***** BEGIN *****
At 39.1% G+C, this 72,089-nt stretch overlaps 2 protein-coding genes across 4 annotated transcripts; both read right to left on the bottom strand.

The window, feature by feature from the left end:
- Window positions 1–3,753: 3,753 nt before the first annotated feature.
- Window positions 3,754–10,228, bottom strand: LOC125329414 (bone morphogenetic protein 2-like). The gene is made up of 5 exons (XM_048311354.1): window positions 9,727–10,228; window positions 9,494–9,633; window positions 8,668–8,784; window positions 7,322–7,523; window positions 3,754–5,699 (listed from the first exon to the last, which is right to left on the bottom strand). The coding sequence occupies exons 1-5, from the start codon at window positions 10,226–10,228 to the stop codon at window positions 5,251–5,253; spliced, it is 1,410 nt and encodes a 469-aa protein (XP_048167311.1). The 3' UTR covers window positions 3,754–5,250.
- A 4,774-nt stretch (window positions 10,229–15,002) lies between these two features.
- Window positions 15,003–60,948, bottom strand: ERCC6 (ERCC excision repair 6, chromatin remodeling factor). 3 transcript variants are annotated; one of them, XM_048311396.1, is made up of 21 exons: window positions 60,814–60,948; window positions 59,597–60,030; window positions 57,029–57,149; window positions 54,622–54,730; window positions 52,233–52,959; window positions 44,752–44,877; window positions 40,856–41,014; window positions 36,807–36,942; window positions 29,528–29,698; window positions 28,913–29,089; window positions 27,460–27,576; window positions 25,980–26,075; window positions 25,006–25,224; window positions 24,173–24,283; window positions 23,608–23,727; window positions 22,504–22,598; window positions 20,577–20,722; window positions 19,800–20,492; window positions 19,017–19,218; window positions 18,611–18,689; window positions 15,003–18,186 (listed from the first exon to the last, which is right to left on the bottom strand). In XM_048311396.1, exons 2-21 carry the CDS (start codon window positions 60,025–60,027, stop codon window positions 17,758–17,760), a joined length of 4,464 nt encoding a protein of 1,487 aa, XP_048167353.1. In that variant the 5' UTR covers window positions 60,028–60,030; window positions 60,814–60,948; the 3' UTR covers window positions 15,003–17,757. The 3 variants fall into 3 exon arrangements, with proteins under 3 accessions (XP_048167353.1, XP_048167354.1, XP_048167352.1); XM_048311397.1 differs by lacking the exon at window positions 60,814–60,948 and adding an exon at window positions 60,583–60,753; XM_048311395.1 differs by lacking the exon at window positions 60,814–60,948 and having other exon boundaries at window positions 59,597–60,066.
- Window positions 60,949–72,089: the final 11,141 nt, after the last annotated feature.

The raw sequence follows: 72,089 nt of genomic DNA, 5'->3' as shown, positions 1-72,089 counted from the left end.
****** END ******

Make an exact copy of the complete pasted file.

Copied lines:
At 39.1% G+C, this 72,089-nt stretch overlaps 2 protein-coding genes across 4 annotated transcripts; both read right to left on the bottom strand.

The window, feature by feature from the left end:
- Window positions 1–3,753: 3,753 nt before the first annotated feature.
- Window positions 3,754–10,228, bottom strand: LOC125329414 (bone morphogenetic protein 2-like). The gene is made up of 5 exons (XM_048311354.1): window positions 9,727–10,228; window positions 9,494–9,633; window positions 8,668–8,784; window positions 7,322–7,523; window positions 3,754–5,699 (listed from the first exon to the last, which is right to left on the bottom strand). The coding sequence occupies exons 1-5, from the start codon at window positions 10,226–10,228 to the stop codon at window positions 5,251–5,253; spliced, it is 1,410 nt and encodes a 469-aa protein (XP_048167311.1). The 3' UTR covers window positions 3,754–5,250.
- A 4,774-nt stretch (window positions 10,229–15,002) lies between these two features.
- Window positions 15,003–60,948, bottom strand: ERCC6 (ERCC excision repair 6, chromatin remodeling factor). 3 transcript variants are annotated; one of them, XM_048311396.1, is made up of 21 exons: window positions 60,814–60,948; window positions 59,597–60,030; window positions 57,029–57,149; window positions 54,622–54,730; window positions 52,233–52,959; window positions 44,752–44,877; window positions 40,856–41,014; window positions 36,807–36,942; window positions 29,528–29,698; window positions 28,913–29,089; window positions 27,460–27,576; window positions 25,980–26,075; window positions 25,006–25,224; window positions 24,173–24,283; window positions 23,608–23,727; window positions 22,504–22,598; window positions 20,577–20,722; window positions 19,800–20,492; window positions 19,017–19,218; window positions 18,611–18,689; window positions 15,003–18,186 (listed from the first exon to the last, which is right to left on the bottom strand). In XM_048311396.1, exons 2-21 carry the CDS (start codon window positions 60,025–60,027, stop codon window positions 17,758–17,760), a joined length of 4,464 nt encoding a protein of 1,487 aa, XP_048167353.1. In that variant the 5' UTR covers window positions 60,028–60,030; window positions 60,814–60,948; the 3' UTR covers window positions 15,003–17,757. The 3 variants fall into 3 exon arrangements, with proteins under 3 accessions (XP_048167353.1, XP_048167354.1, XP_048167352.1); XM_048311397.1 differs by lacking the exon at window positions 60,814–60,948 and adding an exon at window positions 60,583–60,753; XM_048311395.1 differs by lacking the exon at window positions 60,814–60,948 and having other exon boundaries at window positions 59,597–60,066.
- Window positions 60,949–72,089: the final 11,141 nt, after the last annotated feature.

The raw sequence follows: 72,089 nt of genomic DNA, 5'->3' as shown, positions 1-72,089 counted from the left end.